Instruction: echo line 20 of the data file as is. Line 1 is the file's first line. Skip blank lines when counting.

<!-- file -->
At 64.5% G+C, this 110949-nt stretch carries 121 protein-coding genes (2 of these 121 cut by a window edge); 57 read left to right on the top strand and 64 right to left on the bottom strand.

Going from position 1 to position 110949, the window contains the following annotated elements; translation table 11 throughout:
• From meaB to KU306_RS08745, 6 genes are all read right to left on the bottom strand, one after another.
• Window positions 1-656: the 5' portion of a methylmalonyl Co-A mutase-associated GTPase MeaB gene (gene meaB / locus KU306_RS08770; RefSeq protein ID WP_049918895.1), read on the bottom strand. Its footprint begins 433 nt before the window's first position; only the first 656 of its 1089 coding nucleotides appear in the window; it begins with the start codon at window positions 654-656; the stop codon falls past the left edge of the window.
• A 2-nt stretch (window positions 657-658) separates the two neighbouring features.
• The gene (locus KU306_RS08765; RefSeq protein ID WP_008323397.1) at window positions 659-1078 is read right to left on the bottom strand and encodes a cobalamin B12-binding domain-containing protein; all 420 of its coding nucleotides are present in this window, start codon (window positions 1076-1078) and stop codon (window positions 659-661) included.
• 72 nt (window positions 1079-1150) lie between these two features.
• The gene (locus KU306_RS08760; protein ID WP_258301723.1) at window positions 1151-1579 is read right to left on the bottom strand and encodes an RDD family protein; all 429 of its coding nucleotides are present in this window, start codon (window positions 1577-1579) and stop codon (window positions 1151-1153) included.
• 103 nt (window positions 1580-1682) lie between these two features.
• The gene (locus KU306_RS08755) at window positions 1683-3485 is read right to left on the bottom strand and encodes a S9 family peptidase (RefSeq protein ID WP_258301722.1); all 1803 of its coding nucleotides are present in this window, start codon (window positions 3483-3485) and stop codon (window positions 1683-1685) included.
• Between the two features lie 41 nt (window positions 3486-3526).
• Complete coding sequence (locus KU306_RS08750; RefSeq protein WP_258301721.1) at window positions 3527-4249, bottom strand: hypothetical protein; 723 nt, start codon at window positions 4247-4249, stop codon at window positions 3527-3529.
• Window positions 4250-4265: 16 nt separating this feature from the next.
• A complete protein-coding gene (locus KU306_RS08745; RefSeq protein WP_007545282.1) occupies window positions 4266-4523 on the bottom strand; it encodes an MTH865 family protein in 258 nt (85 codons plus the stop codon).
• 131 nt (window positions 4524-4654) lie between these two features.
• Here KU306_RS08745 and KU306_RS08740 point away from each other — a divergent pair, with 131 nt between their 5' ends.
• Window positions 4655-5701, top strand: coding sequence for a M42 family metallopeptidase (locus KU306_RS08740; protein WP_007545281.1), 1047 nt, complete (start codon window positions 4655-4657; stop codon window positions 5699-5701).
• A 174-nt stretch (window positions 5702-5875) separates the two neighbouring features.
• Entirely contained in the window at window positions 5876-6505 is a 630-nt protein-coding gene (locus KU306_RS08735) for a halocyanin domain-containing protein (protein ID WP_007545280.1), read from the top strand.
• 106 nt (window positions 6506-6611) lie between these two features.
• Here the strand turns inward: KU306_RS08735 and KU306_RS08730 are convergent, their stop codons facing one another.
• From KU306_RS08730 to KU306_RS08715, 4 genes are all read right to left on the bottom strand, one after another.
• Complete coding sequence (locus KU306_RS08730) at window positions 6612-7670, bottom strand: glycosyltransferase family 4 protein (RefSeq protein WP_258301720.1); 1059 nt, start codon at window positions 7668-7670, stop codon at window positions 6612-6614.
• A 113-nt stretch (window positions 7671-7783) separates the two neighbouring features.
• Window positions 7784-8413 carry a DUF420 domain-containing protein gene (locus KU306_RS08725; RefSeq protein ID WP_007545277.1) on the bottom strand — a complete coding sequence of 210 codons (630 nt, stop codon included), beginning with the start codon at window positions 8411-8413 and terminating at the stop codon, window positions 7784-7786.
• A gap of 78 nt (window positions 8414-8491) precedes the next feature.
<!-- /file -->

• 106 nt (window positions 6506-6611) lie between these two features.